Why I didn’t Go to My High School Reunion

“I’d rather kill myself.”

That was my answer when asked if I was going to my 10-year high school reunion. It was partially true and partially a lie. I did decided that I would rather have my face rubbed off with a cheese grater than spend a weekend reminiscing with my fellow Belton High alums. If you had asked me to elaborate on my aversion to re-engaging the people from my youth, I’d have given you a spiel about the only people that go to those things were the popular, preppy kids that made my life miserable in High School. You’d probably correctly assume that I was a geeky nerd in High School. Hell, it’s not hard to make that leap considering I’m a geeky nerd now. If I was the protagonist in a reunion comedy, I’d like to think I would be Rick Moranis’s David Leary from Big Bully, going back to my hometown to face my personal demons in a series of improbable misadventures.

In the end, I’d have to admit that it wasn’t the case. I didn’t have a bully that tortured me into madness all through school. I did a good enough job of that myself. In fact, if I were to decide that facing my personal demons was more effective than outrunning them, I’d just have to spend some time in a dark bathroom staring at a mirror and peering deep into my own soul. I assure you, no body wants that to happen.

No, the real reason I decided not to go to my high school reunion was the hype. You see, Rick Moranis wasn’t the only geek to go back and make everyone say, “Look at him now!” If you spend any time with a Netflix subscription and an interest in reunion movies, you’ll start to notice that it is universally assured that the biggest geeks and losers in high school would be the most successful and sexy later in life. Even Romy and Michele ended up going home with the nerdy billionaire that had grown into the sexy young guy.

By all logic, I was supposed to spend my early 20s conquering the entire universe and then coming back and showing everyone that I had become someone important, special, and most importantly played by a much more handsome actor than I was as a kid.

That wasn’t me. It was a more flamboyant and charismatic nerd. I think he might own a small nation now.

Of course, those “Look at me now” movies are all part of the Generation X sentiment on human living. I’m not a member of Gen-X.

I’m a millennial.

Our reunion films aren’t about going home and proving ourselves. We know that we have nothing to prove to anyone. Our reunion films are about going home and finding ourselves again.  If you want some examples of that, you can check out two of my personal favorites Garden State and Palo Alto, CA, if you want to learn more about that sort of things.

This realization lead me to mix my personal romantic comedy fetish, devastating neuroses, and deep day dreams of grandeur to create an elaborate fantasy of what my High School Reunion would be like.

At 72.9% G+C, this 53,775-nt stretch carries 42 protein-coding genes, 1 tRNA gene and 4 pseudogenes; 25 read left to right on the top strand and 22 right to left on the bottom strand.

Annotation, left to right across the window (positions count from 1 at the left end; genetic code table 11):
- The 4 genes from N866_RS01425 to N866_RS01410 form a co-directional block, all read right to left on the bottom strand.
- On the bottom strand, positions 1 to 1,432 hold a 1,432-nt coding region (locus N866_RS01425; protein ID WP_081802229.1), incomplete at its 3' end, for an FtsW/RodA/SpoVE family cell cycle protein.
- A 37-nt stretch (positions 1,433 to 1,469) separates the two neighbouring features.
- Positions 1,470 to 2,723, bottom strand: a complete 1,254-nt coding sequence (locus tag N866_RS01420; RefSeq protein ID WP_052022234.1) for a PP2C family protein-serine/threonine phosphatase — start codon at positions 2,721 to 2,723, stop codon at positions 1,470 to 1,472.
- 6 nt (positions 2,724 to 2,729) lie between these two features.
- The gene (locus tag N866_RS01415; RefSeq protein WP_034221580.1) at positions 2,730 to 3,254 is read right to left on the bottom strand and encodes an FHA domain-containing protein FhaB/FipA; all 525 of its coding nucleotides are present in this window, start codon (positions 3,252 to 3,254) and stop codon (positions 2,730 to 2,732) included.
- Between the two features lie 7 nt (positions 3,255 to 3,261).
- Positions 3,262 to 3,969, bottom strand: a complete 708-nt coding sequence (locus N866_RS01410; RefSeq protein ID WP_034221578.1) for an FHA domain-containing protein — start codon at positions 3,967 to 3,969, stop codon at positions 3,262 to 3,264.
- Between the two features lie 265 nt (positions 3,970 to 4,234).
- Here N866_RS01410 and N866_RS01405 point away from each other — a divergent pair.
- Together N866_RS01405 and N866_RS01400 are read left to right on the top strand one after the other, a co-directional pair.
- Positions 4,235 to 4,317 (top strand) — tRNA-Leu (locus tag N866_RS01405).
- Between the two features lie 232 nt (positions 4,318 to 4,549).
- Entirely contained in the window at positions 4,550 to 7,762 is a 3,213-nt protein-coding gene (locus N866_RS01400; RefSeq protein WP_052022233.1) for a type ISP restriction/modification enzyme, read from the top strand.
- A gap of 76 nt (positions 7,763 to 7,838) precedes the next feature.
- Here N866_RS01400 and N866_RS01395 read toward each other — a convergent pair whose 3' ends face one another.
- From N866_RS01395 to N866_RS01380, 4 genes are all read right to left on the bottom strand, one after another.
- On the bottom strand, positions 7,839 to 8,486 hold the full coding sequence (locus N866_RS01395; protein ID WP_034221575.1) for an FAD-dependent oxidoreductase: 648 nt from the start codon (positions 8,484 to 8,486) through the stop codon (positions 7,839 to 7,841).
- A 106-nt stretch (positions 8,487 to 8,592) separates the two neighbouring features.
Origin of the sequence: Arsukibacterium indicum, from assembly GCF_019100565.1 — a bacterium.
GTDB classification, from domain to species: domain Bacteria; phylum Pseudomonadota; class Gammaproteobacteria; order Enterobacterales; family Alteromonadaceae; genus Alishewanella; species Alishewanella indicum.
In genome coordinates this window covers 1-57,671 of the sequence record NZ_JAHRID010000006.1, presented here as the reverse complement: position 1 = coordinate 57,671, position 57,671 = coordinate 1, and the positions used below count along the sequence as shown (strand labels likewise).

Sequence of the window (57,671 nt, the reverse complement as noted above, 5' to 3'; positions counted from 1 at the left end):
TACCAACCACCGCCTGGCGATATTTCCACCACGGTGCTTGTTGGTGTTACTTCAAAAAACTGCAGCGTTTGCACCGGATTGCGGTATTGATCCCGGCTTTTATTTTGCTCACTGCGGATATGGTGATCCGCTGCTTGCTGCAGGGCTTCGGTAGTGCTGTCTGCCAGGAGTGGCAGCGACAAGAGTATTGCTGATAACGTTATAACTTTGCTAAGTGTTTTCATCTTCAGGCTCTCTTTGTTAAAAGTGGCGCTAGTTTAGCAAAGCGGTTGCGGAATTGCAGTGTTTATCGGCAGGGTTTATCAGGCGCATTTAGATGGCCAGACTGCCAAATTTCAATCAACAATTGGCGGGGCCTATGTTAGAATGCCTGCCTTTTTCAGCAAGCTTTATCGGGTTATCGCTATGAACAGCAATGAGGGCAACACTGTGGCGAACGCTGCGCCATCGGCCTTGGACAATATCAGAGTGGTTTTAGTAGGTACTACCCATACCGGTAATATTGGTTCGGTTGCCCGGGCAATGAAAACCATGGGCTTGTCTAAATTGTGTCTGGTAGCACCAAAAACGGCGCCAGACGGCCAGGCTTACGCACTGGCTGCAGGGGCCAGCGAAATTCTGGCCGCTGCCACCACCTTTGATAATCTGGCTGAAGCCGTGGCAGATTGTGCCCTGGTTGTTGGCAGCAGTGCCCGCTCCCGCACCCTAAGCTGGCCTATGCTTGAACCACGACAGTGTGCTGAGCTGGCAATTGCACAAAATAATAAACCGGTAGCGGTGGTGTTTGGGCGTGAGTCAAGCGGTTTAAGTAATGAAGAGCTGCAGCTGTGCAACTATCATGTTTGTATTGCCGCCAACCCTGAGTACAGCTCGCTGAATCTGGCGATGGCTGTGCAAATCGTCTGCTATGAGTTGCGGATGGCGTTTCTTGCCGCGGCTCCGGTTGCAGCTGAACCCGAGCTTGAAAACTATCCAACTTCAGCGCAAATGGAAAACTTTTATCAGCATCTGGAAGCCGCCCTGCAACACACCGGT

It was July of 2011, and I had recently learned about the dangers of allowing Pinot and Merlot to get into a rumble in your stomach. I was actually starting to feel like I was in a pretty good place. I had friends nearby watching out for me, my debts were paid down, and I was putting money in the bank. For the first time in a long time, I wasn’t sitting around and pining for love from a woman that would never return that affection. I was just a few weeks away from heading to Montana on a road trip with my older brother. I was exuberant with confidence. Really, I didn’t have a reason to not go to the reunion.

So, I imagined what would happen if I went, and that’s where things got sticky.

I’d walk into the bar on Friday afternoon, and despite having come from work that afternoon, I’d be incredibly suave and immaculately dressed in my best Chuck Taylors and maybe even a tie. I don’t have very high standards for “dressed up” these days. It mostly means “freshly laundered clothes.” Of course, if I’m being honest, “freshly laundered” might also mean “only worn once this week.”

Walking into the bar, I’d be struck with an immediate and overwhelming sense of Nostalgia. The kind of nostalgia you normally only feel during your last week of High School, which is exactly what these kinds of things are for. I’d look at the faces all around the room and see dozens of people I hadn’t even known I wanted to see until that exact moment. Deep inside, that part of me that was still a hopeless geek would turn to face the part of me that was brimming with confidence and say, “alright, you win.”

I’d be humorous, insightful, knowledgeable and wise.

I’d be charming and charismatic.

I’d spend the evening rewriting my personal narrative. I wouldn’t lie. I wouldn’t tell the people there that I’d spent years as a successful muckity-muck. I’d just take my life experiences and invert them from this melodramatic, depressing tale of self-loathing into these clever, humorous anecdotes of misadventure. I’d woo them with my eloquence and insight.

Over a few drinks, I’d rekindle a friendship with one woman I had known in high school. Our lives had separated us for a decade, and had been very different. We’d connect on a personal level, though, in a way we wouldn’t have been able to ten years before and by the end of the night, we’d be making plans to see each other again.  We might even spend the night together and start something amazing and lasting.

That was the fantasy that played out in my head a couple of weeks before the reunion, and as the day drew closer and closer, I realized more and more that it was impossible.

I’m not charismatic or charming. My stories are depressing and melodramatic.

So, I didn’t go.

And that’s the lesson I learned from my reunion.

I chose to listen to my fear that nothing would happen, when my mind was telling me something great could happen. 

Now, I just have to regret the possibilities.